Intraday trading charts are popular among day traders because they help them track the movement of asset prices, and make trades accordingly. There are multiple types of day trading charts investors use, the most common being bar charts, candlestick charts, and line charts. However, the information they indicate is essentially the same and only changes in the way it is displayed. Every chart consists of certain indicators that allow traders to assess this information and make better decisions. Some of the most useful data structures provided by intraday trading indicators include:
- Past and present up-to-the-minute price action
- Momentum [or the lack thereof] in the market
- Profit potential due to stock market volatility
- Stock popularity through trading volume
Now that you know what trading indicators do and why they are important, let’s take a look at some technical indicators that will assist you in reading the charts and trading with confidence.
Relative Strength Index [RSI]
Considered one of the best indicators for intraday trading, RSI denotes momentum by comparing the share price’s recent gains and losses. It follows the most famous investment concept of all time: buy low, sell high. By looking at the index, you can tell when a security is overbought or oversold. Typically, the 0 line indicates oversold, while the 100 line indicates overbought. Traditional interpretation dictates that when the RSI value is 70 or above, the security is becoming overvalued and is likely to go down.
Conversely, an RSI indication of 30 or below means the stock is undervalued and expected to rise. Most traders are recommended by analysts to sell when RSI touches 70 and buy when it falls to 30. However, make sure to analyze the RSI history and market volatility before making any trade.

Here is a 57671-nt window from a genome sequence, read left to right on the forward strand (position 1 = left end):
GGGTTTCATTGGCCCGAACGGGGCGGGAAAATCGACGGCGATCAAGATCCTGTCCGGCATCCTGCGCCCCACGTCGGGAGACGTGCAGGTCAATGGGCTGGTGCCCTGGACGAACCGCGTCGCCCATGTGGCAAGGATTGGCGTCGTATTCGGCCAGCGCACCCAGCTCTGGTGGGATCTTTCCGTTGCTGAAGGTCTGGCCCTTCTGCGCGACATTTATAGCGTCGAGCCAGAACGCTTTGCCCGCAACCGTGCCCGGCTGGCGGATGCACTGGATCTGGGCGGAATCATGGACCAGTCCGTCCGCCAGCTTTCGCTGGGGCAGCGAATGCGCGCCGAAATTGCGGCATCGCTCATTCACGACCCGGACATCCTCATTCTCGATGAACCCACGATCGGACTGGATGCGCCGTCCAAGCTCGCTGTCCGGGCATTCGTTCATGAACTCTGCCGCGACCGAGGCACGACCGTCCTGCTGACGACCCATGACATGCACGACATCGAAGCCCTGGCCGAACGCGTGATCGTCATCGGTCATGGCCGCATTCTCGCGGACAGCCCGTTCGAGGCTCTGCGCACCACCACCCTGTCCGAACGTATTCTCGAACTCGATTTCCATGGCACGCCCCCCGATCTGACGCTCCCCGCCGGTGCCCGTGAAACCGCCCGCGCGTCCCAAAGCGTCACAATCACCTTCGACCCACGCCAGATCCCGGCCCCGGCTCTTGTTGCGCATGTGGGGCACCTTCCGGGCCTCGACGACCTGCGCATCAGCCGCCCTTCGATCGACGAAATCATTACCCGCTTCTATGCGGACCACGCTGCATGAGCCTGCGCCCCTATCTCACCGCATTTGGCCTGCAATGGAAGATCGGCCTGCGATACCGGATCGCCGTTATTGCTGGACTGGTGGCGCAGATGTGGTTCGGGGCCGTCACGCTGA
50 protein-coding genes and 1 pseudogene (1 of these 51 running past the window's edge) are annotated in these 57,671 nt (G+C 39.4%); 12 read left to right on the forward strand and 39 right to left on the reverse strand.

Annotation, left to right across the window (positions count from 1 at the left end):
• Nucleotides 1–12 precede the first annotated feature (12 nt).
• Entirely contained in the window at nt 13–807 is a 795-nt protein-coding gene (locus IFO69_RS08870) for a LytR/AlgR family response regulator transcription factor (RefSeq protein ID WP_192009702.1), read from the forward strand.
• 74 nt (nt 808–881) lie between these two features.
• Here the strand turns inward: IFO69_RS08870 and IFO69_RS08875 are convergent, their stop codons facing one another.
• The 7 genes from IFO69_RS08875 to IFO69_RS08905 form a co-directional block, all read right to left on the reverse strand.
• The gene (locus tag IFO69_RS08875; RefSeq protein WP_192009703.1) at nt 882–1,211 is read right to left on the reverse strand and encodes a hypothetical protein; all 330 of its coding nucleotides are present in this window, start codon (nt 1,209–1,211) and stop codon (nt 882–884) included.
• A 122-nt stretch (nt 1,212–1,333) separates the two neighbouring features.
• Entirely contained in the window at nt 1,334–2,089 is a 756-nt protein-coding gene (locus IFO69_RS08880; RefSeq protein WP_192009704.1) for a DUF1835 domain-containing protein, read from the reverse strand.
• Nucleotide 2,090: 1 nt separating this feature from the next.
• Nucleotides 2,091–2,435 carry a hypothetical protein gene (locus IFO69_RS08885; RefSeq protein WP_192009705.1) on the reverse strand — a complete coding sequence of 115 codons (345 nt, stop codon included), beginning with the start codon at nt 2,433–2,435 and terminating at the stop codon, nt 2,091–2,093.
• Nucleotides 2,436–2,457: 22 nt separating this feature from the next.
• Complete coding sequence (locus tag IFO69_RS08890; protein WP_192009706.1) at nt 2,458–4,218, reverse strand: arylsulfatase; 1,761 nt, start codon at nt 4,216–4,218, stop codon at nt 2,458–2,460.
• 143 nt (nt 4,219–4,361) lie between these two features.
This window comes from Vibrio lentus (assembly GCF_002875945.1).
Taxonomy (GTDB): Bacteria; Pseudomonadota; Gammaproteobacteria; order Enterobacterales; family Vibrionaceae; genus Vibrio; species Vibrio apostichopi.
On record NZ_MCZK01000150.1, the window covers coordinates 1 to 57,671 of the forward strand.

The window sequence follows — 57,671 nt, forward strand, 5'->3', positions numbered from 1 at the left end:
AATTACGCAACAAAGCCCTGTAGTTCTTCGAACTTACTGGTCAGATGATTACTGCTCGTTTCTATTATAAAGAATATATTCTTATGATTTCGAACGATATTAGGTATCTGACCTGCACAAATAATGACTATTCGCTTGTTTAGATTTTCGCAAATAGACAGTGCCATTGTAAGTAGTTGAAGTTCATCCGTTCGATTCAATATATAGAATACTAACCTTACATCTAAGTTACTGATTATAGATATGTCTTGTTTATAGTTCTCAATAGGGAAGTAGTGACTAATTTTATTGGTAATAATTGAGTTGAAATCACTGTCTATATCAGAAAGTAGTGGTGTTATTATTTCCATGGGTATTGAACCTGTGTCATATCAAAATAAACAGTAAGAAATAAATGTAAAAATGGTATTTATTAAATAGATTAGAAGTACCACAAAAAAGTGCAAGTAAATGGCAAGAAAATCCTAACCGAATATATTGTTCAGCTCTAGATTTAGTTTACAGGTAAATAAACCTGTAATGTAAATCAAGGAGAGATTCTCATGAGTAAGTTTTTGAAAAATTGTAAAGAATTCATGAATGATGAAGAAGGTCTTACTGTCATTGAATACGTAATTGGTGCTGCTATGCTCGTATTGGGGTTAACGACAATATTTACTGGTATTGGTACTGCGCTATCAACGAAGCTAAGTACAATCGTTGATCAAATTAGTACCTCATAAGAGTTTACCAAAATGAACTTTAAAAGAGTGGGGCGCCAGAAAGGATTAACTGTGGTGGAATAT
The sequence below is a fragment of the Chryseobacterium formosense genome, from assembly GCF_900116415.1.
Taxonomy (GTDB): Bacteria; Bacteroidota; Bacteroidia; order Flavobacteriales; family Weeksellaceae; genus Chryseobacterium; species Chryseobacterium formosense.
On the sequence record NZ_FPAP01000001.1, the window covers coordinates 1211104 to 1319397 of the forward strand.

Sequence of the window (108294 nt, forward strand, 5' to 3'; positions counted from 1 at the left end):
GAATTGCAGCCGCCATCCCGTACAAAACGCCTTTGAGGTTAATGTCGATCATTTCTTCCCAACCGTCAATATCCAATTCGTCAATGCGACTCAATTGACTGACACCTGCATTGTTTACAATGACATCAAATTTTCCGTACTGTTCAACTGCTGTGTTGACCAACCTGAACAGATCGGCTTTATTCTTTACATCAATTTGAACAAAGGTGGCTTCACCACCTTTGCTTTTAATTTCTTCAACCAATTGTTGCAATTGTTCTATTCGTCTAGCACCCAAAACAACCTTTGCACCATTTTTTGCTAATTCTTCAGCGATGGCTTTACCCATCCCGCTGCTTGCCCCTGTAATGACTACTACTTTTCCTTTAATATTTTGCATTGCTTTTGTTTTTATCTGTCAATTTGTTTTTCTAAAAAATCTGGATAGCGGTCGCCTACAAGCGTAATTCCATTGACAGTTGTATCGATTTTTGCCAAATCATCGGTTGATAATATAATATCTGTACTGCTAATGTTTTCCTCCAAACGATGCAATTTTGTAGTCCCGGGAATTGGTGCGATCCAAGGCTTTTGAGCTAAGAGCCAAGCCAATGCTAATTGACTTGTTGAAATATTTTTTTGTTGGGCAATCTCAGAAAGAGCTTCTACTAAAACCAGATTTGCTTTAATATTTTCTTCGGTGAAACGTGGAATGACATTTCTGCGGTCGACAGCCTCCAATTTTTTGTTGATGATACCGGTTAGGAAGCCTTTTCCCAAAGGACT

Moving Averages, or Daily Moving Averages [DMA], is a line on the chart that connects the average closing price of a security over a specific amount of time. It is advisable to look out for longer duration because the moving average becomes more accurate and reliable over time.
This indicator is the most-widely used because it provides a clearer view of the volatile stock market and helps traders determine the underlying trend of the price movement. Moving averages also maps out trend reversals and stop loss points. The rule most traders follow is to buy when the moving average is below the candlestick chart and sell when it is above.
This indicator works on the same principle as Moving Averages, except with three lines instead of one. While the middle line is the 20-day Simple Moving Average [SMA], the upper is +2 standard deviation and the lower is -2 standard deviation. The general strategy is that when the price is hovering close to the upper limit, the security is expensive and will come down to the average. This is when it should be sold. And when it is near the lower band, it is cheap and will potentially move up. This is when it should be bought.
Using these indicators can make it easier for traders to maximize their returns and minimize risks. Interestingly, different traders interpret intraday trading charts in different ways, often using a combination of two to make a more precise judgement. So, while they are excellent methods of evaluating market trends and sentiments, you should use them in a way you deem fit.